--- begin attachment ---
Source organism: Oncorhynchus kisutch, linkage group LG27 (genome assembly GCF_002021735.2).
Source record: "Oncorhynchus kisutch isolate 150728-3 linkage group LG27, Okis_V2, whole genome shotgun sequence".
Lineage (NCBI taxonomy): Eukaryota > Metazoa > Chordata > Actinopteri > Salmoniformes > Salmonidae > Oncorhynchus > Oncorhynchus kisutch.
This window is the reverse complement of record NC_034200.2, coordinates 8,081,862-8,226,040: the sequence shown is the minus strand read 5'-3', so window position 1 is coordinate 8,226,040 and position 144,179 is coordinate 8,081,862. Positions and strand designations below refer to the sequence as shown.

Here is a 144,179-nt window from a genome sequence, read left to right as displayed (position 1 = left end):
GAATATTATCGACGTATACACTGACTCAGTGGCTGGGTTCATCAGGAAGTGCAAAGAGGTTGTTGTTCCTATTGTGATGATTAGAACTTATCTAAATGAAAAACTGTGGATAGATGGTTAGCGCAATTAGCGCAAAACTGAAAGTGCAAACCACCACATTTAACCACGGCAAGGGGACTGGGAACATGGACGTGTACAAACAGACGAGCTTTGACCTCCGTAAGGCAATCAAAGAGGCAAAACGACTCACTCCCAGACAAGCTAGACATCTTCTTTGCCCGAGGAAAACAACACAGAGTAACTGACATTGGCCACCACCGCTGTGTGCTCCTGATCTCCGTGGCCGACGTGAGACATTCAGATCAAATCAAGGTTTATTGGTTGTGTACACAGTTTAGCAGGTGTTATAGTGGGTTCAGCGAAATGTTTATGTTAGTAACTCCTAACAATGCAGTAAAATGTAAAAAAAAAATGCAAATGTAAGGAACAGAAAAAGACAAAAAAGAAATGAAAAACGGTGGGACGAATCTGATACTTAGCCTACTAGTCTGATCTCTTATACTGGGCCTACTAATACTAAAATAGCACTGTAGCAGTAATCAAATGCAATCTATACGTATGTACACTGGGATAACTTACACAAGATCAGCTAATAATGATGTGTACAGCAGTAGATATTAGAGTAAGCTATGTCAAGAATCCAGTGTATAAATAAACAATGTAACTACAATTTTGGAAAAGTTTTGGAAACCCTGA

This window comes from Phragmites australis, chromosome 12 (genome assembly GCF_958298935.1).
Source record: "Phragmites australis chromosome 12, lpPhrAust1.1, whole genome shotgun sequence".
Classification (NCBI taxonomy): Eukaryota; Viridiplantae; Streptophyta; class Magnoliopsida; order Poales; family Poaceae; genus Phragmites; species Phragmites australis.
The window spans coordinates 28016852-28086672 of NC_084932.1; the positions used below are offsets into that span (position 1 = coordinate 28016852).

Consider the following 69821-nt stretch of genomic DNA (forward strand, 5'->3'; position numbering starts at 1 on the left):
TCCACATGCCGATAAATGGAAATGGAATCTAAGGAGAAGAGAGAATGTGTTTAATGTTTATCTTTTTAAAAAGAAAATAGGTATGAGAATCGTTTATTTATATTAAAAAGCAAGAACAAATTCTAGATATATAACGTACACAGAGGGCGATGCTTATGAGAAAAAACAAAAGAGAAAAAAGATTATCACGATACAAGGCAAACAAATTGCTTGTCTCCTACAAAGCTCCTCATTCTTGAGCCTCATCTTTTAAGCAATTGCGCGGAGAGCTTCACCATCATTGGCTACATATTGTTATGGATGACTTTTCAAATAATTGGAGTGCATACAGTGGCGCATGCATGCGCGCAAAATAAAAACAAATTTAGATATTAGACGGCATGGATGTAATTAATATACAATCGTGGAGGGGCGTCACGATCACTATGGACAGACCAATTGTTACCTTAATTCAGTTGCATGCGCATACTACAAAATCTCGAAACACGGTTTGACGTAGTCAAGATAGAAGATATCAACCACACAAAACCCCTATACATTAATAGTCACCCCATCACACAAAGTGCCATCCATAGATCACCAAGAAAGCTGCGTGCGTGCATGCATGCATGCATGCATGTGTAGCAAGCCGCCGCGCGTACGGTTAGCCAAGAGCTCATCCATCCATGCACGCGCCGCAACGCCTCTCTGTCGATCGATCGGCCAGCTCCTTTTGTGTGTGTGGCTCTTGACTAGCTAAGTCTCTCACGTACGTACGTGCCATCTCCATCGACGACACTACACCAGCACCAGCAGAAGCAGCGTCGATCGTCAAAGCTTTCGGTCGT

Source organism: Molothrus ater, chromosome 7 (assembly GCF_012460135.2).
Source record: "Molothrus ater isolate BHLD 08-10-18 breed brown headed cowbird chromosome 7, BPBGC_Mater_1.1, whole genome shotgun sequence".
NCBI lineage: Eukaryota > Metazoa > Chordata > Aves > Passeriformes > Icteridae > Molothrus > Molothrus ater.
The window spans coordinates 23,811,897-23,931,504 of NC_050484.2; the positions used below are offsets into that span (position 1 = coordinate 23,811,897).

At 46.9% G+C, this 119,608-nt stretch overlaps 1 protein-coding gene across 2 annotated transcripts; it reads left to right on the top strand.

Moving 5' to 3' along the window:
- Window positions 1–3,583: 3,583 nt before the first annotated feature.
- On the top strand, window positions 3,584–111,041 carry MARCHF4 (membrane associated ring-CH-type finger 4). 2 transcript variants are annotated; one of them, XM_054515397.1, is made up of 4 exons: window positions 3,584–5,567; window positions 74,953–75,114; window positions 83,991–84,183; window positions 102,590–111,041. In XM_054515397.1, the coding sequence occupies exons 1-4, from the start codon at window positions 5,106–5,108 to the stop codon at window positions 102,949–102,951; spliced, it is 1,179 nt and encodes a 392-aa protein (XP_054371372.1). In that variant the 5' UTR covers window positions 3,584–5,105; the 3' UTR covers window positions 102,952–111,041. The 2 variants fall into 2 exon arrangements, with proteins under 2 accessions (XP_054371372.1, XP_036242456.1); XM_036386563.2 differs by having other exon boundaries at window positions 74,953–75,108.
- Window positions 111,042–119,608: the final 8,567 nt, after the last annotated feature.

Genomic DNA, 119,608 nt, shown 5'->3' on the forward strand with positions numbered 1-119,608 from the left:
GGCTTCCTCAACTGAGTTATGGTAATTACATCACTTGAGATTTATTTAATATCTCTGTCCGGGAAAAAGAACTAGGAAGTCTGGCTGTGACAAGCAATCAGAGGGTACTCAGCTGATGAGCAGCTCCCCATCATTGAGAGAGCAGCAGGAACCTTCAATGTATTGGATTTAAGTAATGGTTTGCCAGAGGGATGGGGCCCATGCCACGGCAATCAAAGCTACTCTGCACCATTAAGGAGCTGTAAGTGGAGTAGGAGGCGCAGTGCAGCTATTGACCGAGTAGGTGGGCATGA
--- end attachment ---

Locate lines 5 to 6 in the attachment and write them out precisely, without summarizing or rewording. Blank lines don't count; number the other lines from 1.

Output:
Here is a 144,179-nt window from a genome sequence, read left to right as displayed (position 1 = left end):
GAATATTATCGACGTATACACTGACTCAGTGGCTGGGTTCATCAGGAAGTGCAAAGAGGTTGTTGTTCCTATTGTGATGATTAGAACTTATCTAAATGAAAAACTGTGGATAGATGGTTAGCGCAATTAGCGCAAAACTGAAAGTGCAAACCACCACATTTAACCACGGCAAGGGGACTGGGAACATGGACGTGTACAAACAGACGAGCTTTGACCTCCGTAAGGCAATCAAAGAGGCAAAACGACTCACTCCCAGACAAGCTAGACATCTTCTTTGCCCGAGGAAAACAACACAGAGTAACTGACATTGGCCACCACCGCTGTGTGCTCCTGATCTCCGTGGCCGACGTGAGACATTCAGATCAAATCAAGGTTTATTGGTTGTGTACACAGTTTAGCAGGTGTTATAGTGGGTTCAGCGAAATGTTTATGTTAGTAACTCCTAACAATGCAGTAAAATGTAAAAAAAAAATGCAAATGTAAGGAACAGAAAAAGACAAAAAAGAAATGAAAAACGGTGGGACGAATCTGATACTTAGCCTACTAGTCTGATCTCTTATACTGGGCCTACTAATACTAAAATAGCACTGTAGCAGTAATCAAATGCAATCTATACGTATGTACACTGGGATAACTTACACAAGATCAGCTAATAATGATGTGTACAGCAGTAGATATTAGAGTAAGCTATGTCAAGAATCCAGTGTATAAATAAACAATGTAACTACAATTTTGGAAAAGTTTTGGAAACCCTGA